You can narrow it down to your region to make it less intimidating. I think there are also pocket guides and you can access it on your phone when you're in the store.

Is the problem that you don't live on your own, so you eat with your family? I'm not sure what the problem is, since you say you already avoid beef and pork.
 

dragonfly411

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Thanks guys!!! I definitely am looking for recipes and ideas. I think part of what I am asking too is how do you work it in if you''re the only one planning that type of meal? Do I plan to just cook for myself when they have something I don''t want? Last night was spaghetti night. My family uses a recipe that uses ground beef. Instead of eating that, I used my angel hair pasta, poured about a tablespoon and a half olive oil, with garlic powder, oregano and parmesan, and that''s what I had with salad.

I''m definitely going to look at what you ladies gave me. Thanks!!!
 

dragonfly411

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Ambergretchen - HAHA I love 101 cookbooks. I follow her rather religiously, just have to be brave enough to cook it all now
 

Amanda.Rx

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Well, though call... if you really feel strongly about your beliefs, ask your family if they would be willing to accomodate you. If they are not willing, then you should probably plan to cook separate meals for yourself, which is fine. If you go out to eat, just plan to eat vegetarian or put up with eating the non-wild meats on occasion.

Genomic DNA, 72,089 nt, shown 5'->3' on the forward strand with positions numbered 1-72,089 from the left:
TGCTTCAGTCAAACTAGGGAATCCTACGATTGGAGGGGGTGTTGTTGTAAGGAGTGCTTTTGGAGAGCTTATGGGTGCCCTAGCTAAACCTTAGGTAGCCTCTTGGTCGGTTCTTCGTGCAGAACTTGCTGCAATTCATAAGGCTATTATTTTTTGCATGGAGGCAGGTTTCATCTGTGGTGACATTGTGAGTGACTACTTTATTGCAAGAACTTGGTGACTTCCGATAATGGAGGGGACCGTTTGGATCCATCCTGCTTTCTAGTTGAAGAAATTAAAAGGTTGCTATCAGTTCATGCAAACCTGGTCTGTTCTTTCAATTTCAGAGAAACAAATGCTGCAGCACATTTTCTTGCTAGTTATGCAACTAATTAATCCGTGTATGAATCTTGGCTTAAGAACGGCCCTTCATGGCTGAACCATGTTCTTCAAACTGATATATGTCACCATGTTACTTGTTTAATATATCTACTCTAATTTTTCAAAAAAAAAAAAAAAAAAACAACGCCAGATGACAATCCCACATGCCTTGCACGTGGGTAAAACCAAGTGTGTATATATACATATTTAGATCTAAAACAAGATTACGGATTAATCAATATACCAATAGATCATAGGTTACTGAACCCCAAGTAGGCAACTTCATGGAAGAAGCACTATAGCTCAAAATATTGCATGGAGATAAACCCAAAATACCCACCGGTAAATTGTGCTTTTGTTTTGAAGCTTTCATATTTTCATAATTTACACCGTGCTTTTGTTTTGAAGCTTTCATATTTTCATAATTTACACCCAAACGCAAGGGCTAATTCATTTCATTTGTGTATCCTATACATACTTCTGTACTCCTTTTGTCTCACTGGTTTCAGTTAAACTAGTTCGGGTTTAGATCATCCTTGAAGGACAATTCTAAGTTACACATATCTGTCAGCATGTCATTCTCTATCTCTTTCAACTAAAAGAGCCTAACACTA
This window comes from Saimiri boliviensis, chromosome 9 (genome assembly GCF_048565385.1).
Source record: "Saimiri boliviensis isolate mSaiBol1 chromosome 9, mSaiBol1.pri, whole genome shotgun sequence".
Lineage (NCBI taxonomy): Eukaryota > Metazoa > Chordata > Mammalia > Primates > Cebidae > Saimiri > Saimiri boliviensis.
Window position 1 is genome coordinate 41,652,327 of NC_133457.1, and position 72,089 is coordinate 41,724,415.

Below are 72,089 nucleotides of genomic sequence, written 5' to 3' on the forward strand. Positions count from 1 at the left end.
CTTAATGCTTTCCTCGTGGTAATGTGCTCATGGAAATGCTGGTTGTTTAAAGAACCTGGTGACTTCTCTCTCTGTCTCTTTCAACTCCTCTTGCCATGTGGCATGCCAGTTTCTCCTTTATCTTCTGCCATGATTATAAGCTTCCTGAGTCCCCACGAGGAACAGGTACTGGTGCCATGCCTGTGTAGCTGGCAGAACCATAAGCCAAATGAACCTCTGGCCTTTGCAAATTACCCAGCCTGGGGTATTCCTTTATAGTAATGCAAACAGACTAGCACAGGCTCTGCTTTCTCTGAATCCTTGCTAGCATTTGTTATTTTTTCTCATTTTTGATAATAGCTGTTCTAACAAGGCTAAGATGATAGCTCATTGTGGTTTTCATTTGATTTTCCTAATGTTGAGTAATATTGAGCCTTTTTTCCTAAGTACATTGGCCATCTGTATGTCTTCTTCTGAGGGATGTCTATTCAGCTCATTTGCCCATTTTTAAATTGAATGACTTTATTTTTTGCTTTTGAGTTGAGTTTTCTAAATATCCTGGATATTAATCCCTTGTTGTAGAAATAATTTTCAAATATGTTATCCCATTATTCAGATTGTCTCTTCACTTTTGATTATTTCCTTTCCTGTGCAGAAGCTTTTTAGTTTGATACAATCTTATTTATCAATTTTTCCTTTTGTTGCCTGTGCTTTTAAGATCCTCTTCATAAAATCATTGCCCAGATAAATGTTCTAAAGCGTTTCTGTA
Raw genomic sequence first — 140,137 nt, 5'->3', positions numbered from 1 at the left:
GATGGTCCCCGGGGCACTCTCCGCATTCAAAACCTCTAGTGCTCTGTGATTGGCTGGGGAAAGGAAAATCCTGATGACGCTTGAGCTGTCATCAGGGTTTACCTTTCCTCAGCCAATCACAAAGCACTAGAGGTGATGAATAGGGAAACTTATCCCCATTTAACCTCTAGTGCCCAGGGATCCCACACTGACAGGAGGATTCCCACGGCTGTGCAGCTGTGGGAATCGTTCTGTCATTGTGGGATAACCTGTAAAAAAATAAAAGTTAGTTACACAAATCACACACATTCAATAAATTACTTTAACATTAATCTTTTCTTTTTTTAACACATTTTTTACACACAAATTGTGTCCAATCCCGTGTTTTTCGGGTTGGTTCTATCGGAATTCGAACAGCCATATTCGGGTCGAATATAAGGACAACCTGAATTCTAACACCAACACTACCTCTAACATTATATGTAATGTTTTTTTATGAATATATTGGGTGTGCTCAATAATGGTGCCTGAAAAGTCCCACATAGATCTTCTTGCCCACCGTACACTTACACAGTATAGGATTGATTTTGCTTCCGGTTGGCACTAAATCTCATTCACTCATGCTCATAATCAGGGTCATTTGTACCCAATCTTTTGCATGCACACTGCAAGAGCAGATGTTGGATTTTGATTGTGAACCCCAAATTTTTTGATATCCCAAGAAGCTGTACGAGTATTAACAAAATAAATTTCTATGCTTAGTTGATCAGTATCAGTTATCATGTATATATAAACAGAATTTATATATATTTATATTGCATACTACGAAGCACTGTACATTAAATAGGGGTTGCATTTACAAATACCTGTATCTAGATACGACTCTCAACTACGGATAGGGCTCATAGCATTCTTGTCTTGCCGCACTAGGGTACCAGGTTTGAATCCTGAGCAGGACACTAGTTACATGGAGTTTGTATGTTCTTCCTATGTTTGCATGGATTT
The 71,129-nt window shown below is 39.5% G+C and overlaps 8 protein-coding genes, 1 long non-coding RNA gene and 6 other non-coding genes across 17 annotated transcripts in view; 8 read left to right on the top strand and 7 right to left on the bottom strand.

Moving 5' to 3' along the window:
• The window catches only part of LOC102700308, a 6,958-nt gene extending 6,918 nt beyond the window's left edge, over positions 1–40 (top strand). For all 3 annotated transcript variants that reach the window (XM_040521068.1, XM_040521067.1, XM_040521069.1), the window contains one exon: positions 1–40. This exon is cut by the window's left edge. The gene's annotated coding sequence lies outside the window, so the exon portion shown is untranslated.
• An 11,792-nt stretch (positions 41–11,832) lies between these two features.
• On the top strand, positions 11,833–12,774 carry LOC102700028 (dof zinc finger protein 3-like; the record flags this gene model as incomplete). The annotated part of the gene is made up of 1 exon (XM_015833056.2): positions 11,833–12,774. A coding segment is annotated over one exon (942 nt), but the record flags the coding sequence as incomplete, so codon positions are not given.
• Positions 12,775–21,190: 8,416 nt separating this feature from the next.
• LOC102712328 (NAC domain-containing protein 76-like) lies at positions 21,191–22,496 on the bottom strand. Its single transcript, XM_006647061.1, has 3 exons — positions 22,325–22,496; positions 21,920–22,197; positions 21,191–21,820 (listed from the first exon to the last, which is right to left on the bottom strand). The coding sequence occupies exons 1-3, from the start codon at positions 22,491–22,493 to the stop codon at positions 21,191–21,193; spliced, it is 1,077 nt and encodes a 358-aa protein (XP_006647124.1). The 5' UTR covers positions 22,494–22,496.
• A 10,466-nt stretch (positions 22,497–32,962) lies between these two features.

For example, my SO''s cousin is vegan and always comes to the house for thanksgiving/christmas. The rest of my SO''s family is certainly NOT vegan. However, his mother does try to accomodate the cousin. She buys & cooks a "tofurkey" and sets aside some veggies before she adds butter to the rest of them.

If it were me, I would probably not be willing to accomodate 1 person if I were buying all the groceries and doing all the cooking (unless my family member had a life-threatening food allergy or it was my own child and we had discussed their beliefs and agreed on a solution). However, I would not be offended if that 1 person wanted to bring or cook a separate meal.

It doesn''t hurt to ask your family''s opinion, but I don''t think it''s fair to expect them to change their lifestyle to accomodate only you. If you want them to respect your beliefs, you have to respect theirs as well.

On the flip side, I have lots of friends that are vegetarian, and they don''t have any problems finding something to eat. There are a lot of veggie options. Finding wild game might be a bit more challenging, unless you''re friends with a hunter.
 

Loves Vintage

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Date: 2/4/2009 11:08:20 PM
Author: AmberGretchen
dragonfly - there are so many lovely, flavorful, interesting veggie dishes you can make at home. I''m not sure I totally understand if that''s what you''re asking. If you are though, here''s a recent favorite website of mine with excellent veggie recipes: here''s one of my favorites.